I want to maximise my long-term wealth but have no plans.

Answer: Firstly, you are correct in that most financial advice articles start by asking the reader to determine and prioritise their goals, as this plays a large part in determining what strategies and investments are appropriate.

For example, if you have short-term goals then saving into the high-interest savings account should be prioritised.

If you have a medium-to-long-term goal, then the Vanguard Balanced Fund may be the way to go, or if building funds for retirement, then investing via super would make sense.

Secondly, and on a very positive note, congratulations on your disciplined savings strategy. Even though you may not have definitive goals currently, by allocating funds across different accounts with different investment objectives and timeframes, you’re at least hedging your bets.

Your current strategy will mean that you have more financial options and freedom once you do set some goals.

In relation to your current investments and strategy, some general comments:

  • As your financial goals are currently not set, allocating the majority of your funds to a high-yield savings account, which has easy access and won’t suffer a loss, is a prudent strategy that can be maintained until you have firm plans for the funds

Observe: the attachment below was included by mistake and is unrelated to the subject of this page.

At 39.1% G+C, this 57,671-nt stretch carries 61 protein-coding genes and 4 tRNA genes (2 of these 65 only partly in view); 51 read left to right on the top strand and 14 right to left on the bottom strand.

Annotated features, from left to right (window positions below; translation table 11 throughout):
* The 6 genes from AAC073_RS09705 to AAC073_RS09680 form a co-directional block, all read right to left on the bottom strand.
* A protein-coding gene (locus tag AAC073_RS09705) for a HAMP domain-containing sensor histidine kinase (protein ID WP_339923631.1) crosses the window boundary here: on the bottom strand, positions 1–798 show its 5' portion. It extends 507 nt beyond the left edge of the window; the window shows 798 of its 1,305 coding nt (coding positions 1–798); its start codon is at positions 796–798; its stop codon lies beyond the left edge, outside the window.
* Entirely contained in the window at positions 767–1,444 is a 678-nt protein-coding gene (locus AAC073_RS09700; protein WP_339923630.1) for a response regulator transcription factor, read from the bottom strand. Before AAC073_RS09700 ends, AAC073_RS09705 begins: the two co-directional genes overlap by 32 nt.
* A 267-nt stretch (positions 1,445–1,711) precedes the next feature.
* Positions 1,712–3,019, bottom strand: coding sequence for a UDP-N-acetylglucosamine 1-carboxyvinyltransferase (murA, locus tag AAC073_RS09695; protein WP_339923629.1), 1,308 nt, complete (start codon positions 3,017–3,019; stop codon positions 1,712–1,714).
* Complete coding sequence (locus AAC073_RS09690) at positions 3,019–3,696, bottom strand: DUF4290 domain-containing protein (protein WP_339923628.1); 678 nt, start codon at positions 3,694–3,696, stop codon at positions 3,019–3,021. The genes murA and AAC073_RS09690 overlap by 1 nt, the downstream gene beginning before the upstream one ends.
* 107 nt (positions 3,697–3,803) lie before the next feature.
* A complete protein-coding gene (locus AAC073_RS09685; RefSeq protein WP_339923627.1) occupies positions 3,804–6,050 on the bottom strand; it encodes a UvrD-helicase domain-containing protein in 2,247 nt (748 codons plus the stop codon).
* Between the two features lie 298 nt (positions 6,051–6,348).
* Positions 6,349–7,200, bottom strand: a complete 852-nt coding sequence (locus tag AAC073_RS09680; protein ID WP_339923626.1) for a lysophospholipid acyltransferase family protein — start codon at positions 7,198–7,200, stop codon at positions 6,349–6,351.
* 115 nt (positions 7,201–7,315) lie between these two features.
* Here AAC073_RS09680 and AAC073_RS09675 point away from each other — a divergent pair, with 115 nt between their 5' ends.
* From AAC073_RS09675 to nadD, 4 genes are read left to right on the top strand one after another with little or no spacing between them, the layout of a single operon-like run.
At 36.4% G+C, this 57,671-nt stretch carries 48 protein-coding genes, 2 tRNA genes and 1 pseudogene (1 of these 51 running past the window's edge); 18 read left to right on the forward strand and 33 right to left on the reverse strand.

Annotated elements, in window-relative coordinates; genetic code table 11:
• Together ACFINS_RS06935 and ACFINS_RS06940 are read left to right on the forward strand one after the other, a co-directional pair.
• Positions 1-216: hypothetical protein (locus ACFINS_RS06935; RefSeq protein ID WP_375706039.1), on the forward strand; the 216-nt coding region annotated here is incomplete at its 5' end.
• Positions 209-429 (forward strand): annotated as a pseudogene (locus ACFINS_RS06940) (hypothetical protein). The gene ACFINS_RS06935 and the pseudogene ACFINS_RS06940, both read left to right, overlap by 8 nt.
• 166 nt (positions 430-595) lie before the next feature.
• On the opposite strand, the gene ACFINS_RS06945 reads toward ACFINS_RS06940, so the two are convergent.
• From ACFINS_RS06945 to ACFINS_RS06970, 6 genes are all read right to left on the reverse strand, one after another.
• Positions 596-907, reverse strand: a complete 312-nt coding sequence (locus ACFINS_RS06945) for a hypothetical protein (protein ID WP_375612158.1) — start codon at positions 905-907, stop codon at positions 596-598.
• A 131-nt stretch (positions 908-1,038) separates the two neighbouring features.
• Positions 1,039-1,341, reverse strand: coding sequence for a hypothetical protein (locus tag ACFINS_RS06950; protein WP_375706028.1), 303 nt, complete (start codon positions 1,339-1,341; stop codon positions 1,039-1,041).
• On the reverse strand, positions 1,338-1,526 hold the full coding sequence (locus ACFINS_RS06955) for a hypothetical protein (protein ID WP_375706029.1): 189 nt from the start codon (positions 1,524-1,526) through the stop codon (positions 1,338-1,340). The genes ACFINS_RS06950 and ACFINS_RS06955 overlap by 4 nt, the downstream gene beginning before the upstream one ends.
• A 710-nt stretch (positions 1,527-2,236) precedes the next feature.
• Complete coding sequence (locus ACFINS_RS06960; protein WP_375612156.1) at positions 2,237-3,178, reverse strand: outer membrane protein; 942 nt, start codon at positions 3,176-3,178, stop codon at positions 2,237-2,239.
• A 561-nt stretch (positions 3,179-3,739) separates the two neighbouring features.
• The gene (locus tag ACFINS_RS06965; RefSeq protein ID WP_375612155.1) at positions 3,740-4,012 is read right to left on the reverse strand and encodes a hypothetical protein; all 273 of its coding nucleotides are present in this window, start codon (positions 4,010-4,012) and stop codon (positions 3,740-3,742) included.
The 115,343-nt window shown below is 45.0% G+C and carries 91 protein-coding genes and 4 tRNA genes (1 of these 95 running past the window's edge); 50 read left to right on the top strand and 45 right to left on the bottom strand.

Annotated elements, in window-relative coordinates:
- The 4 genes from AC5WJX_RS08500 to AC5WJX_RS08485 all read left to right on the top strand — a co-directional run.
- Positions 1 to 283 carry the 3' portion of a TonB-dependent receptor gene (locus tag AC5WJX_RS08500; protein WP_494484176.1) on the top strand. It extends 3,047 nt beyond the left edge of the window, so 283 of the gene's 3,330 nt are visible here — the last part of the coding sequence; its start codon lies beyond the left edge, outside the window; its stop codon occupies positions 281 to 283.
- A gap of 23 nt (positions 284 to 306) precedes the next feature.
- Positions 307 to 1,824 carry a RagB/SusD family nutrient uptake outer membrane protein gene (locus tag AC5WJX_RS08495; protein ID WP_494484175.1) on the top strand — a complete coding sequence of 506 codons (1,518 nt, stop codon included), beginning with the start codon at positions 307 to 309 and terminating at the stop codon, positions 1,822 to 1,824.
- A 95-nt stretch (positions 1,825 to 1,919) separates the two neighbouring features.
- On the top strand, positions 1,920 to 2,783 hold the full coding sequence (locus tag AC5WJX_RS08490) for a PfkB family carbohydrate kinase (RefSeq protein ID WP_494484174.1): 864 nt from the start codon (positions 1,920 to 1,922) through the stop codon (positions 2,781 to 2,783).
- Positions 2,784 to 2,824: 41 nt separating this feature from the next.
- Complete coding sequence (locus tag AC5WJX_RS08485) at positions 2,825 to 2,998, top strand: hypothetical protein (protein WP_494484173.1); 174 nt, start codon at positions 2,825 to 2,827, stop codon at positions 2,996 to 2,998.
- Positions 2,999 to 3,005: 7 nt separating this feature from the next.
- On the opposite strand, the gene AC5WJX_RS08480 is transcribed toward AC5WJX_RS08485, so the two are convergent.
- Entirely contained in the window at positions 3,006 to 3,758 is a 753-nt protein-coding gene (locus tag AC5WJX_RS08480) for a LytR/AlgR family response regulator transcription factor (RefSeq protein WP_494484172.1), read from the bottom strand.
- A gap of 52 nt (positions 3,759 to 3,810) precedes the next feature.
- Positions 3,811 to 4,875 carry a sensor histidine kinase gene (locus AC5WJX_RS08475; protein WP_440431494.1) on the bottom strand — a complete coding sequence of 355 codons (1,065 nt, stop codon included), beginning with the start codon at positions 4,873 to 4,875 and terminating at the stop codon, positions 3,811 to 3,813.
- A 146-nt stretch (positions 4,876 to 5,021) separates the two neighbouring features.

• Vanguard is a large, well-rated and low-cost fund manager. The Balanced fund, as the name suggests, provides a good level of diversification across all the major asset classes. So long as you are prepared to accept some capital volatility and have an investment time frame of three to five years, then you could continue allocating a small amount to this fund each fortnight. I note that Vanguard has recently released their ‘Personal Investor’ platform, through which you may be able to access the wholesale version of the same fund but at a lower cost
  • Salary sacrificing into superannuation would provide you with some tax savings, and the funds would then also be invested in a low-tax environment. However, as you would not be able to access the funds for a minimum of 30 years, you may not want to invest additional funds into super until you are clear on your long term financial goals.

I suggest speaking with a financial planner or financial coach who can sit down and help you work out and prioritise your long-term goals.

Got a question for Craig? Submit one here.

Craig Sankey is a licensed Financial Adviser and Head of Technical Services & Advice Enablement at Industry Fund Services.

Disclaimer: The responses provided are general in nature, and whilst they are prompted by the questions asked, they have been prepared without taking into consideration all your objectives, financial situation or needs.

Before relying on any of the information, please ensure that you consider the appropriateness of the information for your objectives, financial situation or needs. To the extent that it is permitted by law, no responsibility for errors or omissions is accepted by IFS and its representatives.